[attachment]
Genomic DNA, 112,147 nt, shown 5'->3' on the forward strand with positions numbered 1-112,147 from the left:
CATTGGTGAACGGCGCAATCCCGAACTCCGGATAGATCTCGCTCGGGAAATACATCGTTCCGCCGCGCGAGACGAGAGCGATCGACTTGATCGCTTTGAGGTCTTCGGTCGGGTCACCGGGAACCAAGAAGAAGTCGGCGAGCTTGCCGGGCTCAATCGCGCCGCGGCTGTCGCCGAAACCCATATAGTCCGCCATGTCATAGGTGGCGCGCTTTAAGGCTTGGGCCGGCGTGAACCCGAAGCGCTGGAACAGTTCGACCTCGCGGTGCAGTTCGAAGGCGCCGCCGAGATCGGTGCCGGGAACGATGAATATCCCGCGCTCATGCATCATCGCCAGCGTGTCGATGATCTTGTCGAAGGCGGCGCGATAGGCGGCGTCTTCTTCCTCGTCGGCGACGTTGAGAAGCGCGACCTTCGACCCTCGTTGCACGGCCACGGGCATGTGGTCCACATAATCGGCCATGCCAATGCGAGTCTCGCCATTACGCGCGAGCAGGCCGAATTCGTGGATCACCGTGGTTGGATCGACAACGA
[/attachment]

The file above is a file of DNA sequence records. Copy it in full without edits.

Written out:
Genomic DNA, 112,147 nt, shown 5'->3' on the forward strand with positions numbered 1-112,147 from the left:
CATTGGTGAACGGCGCAATCCCGAACTCCGGATAGATCTCGCTCGGGAAATACATCGTTCCGCCGCGCGAGACGAGAGCGATCGACTTGATCGCTTTGAGGTCTTCGGTCGGGTCACCGGGAACCAAGAAGAAGTCGGCGAGCTTGCCGGGCTCAATCGCGCCGCGGCTGTCGCCGAAACCCATATAGTCCGCCATGTCATAGGTGGCGCGCTTTAAGGCTTGGGCCGGCGTGAACCCGAAGCGCTGGAACAGTTCGACCTCGCGGTGCAGTTCGAAGGCGCCGCCGAGATCGGTGCCGGGAACGATGAATATCCCGCGCTCATGCATCATCGCCAGCGTGTCGATGATCTTGTCGAAGGCGGCGCGATAGGCGGCGTCTTCTTCCTCGTCGGCGACGTTGAGAAGCGCGACCTTCGACCCTCGTTGCACGGCCACGGGCATGTGGTCCACATAATCGGCCATGCCAATGCGAGTCTCGCCATTACGCGCGAGCAGGCCGAATTCGTGGATCACCGTGGTTGGATCGACAACGA